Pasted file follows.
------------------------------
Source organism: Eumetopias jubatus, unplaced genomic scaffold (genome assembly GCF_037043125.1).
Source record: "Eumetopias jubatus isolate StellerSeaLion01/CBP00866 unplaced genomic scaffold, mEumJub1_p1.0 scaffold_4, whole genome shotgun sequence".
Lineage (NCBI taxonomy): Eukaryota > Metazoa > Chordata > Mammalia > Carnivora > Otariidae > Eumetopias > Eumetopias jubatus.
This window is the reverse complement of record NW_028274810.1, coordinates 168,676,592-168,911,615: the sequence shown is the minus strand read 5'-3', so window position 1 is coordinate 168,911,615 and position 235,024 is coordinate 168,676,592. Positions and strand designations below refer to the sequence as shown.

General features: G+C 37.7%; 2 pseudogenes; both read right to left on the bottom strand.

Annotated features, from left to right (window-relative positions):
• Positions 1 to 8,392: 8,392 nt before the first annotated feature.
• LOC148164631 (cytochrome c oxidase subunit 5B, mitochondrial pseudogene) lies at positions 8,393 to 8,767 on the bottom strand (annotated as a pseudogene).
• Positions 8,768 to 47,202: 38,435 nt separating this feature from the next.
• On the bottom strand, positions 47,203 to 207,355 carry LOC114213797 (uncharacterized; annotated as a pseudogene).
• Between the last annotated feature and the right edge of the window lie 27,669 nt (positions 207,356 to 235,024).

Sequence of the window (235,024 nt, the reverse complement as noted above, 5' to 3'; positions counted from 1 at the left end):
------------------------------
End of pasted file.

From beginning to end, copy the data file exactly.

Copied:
Source organism: Eumetopias jubatus, unplaced genomic scaffold (genome assembly GCF_037043125.1).
Source record: "Eumetopias jubatus isolate StellerSeaLion01/CBP00866 unplaced genomic scaffold, mEumJub1_p1.0 scaffold_4, whole genome shotgun sequence".
Lineage (NCBI taxonomy): Eukaryota > Metazoa > Chordata > Mammalia > Carnivora > Otariidae > Eumetopias > Eumetopias jubatus.
This window is the reverse complement of record NW_028274810.1, coordinates 168,676,592-168,911,615: the sequence shown is the minus strand read 5'-3', so window position 1 is coordinate 168,911,615 and position 235,024 is coordinate 168,676,592. Positions and strand designations below refer to the sequence as shown.

General features: G+C 37.7%; 2 pseudogenes; both read right to left on the bottom strand.

Annotated features, from left to right (window-relative positions):
• Positions 1 to 8,392: 8,392 nt before the first annotated feature.
• LOC148164631 (cytochrome c oxidase subunit 5B, mitochondrial pseudogene) lies at positions 8,393 to 8,767 on the bottom strand (annotated as a pseudogene).
• Positions 8,768 to 47,202: 38,435 nt separating this feature from the next.
• On the bottom strand, positions 47,203 to 207,355 carry LOC114213797 (uncharacterized; annotated as a pseudogene).
• Between the last annotated feature and the right edge of the window lie 27,669 nt (positions 207,356 to 235,024).

Sequence of the window (235,024 nt, the reverse complement as noted above, 5' to 3'; positions counted from 1 at the left end):